There was something of interest in the International Business Times yesterday by, of all people, one Alistair Campbell: “Boris Johnson and Michael Gove’s deceit led to this Brexit mess – we must be able to reconsider“. It’s a longish and rather rambling piece, but this is worthy of consideration:-
“It is not sore losing to say that to me, Brexit remains a question of ‘If’ not ‘When’.
All the noises coming from the Tory leadership race show they are all in the main thinking about that and not about the country. That is how we got into this bloody mess. The country is having pretty considerable buyers’ remorse as the wreckage continues to wash up. It is not a done deal if the country decides the deal is a total contradiction of our national interest once the consequences are clear.
Theresa May was right that there will need to be an entire government department devoted to this, and that David Cameron’s Unit in the Cabinet Office under Oliver Letwin is inadequate for what is now needed.”
Parliamentary Control of the Brexit Process
The Guardian reports: “Government dashes hopes of second EU referendum in e-petition response”. This will not have come as a surprise to those of us who found the email in our in box this morning. Nor was it surprising that the response was said to have come from the Foreign and Commonwealth Office.
However, as The Independent points out: “Four out of 10 people want a second EU referendum before Brexit” and this is a matter for Parliament rather than the Government alone. It is well worth reading what Dominic Grieve, a former (and respected) Attorney-General has to say in the Independent: “Second EU referendum would be possible, former attorney general says”.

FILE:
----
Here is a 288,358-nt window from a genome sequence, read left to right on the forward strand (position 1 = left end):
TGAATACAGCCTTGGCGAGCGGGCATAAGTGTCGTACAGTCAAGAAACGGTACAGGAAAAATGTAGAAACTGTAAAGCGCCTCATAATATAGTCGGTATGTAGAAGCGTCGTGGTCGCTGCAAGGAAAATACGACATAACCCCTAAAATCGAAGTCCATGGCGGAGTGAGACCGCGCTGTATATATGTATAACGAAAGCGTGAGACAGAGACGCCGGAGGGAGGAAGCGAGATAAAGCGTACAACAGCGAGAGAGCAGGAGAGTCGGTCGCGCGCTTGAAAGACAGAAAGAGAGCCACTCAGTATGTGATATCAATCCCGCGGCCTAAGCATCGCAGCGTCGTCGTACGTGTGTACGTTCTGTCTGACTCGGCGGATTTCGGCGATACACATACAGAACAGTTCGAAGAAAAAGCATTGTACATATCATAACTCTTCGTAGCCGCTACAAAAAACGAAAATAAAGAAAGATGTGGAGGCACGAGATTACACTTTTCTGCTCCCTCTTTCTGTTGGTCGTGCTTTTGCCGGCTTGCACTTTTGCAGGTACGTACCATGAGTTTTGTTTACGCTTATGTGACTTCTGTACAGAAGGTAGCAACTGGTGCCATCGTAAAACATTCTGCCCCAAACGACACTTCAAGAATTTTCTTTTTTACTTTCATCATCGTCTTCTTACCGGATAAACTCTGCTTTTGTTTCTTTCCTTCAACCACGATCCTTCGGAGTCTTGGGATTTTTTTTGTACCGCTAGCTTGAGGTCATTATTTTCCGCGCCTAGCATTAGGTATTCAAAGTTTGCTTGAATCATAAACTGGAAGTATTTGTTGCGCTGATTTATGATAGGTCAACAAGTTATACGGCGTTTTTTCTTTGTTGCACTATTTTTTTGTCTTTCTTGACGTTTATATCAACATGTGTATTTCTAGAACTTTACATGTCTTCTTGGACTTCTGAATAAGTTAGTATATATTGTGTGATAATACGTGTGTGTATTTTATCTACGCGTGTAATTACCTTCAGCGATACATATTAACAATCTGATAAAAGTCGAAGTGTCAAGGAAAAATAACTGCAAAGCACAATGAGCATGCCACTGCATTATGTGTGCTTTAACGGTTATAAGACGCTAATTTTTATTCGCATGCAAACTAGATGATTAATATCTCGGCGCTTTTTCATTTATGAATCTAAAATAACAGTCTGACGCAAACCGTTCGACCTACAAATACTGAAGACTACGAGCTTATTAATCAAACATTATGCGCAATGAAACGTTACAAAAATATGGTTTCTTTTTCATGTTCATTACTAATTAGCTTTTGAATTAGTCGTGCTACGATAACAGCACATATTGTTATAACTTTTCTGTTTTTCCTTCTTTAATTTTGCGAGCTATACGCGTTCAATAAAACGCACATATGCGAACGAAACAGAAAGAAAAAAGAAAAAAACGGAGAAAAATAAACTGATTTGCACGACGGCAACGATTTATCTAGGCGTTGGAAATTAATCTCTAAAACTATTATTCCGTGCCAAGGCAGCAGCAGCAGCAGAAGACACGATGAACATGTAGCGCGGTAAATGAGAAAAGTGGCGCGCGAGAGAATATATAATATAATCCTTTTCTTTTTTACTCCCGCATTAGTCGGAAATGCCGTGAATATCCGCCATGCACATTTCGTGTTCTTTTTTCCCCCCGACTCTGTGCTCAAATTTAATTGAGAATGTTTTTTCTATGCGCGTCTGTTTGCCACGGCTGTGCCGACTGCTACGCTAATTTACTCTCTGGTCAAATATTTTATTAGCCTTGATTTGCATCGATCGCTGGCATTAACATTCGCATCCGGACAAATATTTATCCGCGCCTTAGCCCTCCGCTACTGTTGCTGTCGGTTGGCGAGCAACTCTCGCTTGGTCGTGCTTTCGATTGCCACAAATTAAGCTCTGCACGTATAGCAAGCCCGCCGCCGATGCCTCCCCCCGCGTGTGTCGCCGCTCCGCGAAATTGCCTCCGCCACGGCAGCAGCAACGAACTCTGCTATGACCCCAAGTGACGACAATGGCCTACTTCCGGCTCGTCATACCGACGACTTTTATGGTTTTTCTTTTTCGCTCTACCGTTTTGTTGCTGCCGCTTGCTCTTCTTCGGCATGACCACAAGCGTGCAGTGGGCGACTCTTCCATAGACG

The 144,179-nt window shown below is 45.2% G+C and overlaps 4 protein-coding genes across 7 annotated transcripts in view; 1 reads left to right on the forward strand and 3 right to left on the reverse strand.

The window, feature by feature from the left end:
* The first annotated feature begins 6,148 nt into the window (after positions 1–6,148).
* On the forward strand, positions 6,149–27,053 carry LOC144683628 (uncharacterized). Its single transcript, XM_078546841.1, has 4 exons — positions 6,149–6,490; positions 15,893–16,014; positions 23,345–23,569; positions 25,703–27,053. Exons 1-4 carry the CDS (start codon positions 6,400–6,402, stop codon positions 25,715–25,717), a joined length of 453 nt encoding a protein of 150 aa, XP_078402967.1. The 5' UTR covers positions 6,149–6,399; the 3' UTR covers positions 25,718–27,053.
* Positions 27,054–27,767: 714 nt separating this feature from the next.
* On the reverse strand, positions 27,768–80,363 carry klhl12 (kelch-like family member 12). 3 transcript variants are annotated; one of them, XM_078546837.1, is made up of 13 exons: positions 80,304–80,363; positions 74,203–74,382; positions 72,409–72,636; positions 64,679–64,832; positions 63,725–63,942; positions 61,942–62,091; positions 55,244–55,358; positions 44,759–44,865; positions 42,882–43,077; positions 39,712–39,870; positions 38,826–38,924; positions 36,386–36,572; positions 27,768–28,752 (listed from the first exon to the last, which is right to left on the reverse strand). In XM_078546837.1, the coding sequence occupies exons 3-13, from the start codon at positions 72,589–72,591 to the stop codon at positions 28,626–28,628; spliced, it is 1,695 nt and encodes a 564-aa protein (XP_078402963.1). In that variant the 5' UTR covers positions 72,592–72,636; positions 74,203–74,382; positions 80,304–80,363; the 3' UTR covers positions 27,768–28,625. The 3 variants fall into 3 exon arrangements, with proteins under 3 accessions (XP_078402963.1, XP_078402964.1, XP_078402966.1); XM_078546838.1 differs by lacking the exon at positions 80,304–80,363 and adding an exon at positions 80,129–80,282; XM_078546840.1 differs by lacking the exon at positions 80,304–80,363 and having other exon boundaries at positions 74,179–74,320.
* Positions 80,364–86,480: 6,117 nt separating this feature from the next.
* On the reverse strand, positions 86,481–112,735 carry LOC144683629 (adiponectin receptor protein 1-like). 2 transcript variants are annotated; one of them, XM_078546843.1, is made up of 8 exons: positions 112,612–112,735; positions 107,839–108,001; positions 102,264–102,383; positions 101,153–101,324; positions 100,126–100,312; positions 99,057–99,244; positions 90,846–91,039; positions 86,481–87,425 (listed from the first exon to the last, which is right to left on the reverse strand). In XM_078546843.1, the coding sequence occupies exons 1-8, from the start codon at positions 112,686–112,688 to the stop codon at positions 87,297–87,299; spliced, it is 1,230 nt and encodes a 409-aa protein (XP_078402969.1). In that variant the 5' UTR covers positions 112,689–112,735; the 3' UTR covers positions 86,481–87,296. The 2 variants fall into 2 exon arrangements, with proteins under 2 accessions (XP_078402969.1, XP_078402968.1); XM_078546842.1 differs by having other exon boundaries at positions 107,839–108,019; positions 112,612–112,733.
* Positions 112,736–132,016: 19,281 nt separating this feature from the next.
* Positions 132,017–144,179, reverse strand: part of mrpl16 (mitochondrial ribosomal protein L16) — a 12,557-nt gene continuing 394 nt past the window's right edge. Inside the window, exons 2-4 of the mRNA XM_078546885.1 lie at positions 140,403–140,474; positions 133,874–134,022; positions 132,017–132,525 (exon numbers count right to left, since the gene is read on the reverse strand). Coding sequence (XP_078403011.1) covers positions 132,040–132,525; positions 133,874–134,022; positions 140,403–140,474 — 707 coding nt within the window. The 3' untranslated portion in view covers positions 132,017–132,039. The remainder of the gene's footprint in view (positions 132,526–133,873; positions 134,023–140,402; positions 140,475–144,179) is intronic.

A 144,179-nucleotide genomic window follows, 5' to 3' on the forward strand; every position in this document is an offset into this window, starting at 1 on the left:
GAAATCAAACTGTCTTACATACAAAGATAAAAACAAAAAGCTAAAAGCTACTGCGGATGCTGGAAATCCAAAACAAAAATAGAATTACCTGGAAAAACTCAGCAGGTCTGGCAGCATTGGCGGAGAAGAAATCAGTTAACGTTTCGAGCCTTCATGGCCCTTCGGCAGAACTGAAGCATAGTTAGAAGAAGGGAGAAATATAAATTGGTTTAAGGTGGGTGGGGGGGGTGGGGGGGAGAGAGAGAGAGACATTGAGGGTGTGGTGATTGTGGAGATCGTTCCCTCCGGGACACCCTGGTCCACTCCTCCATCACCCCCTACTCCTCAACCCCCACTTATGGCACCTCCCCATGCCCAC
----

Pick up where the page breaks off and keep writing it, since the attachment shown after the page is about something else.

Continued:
See also this article on the website of the UK Constitutional Law Association: “Nick Barber, Tom Hickman and Jeff King: Pulling the Article 50 ‘Trigger’: Parliament’s Indispensable Role“.
According to the Independent: “Brexit: Date set for first legal hearing to stop Article 50 being triggered by Prime Minister” the first hearing in one of the applications for judicial review has been set for 19th July 2016. This will put pressure on Mischcon de Reya who have similar instructions – see this announcement. There is in addition a crowdfunded initiative “Should Parliament decide?” organised by Jolyon Maugham QC. Were the Administrative Court to receive a number of separate applications, it would probably want to have them heard together.
This is a case for a Divisional Court bench (one composed of at least 2 Judges, one from the Court of Appeal and 1 from the High Court. In very important cases there can be 3 judges and that might include this one).
Under the Civil Procedure Rules, Rule 54.17 the Court has the power to hear any person who has an interest in the outcome in addition to the Applicant(s) and the Respondent(s). There may be quite a number of persons and organisations would would wish to consider availing themselves of this provision. The clock is now ticking.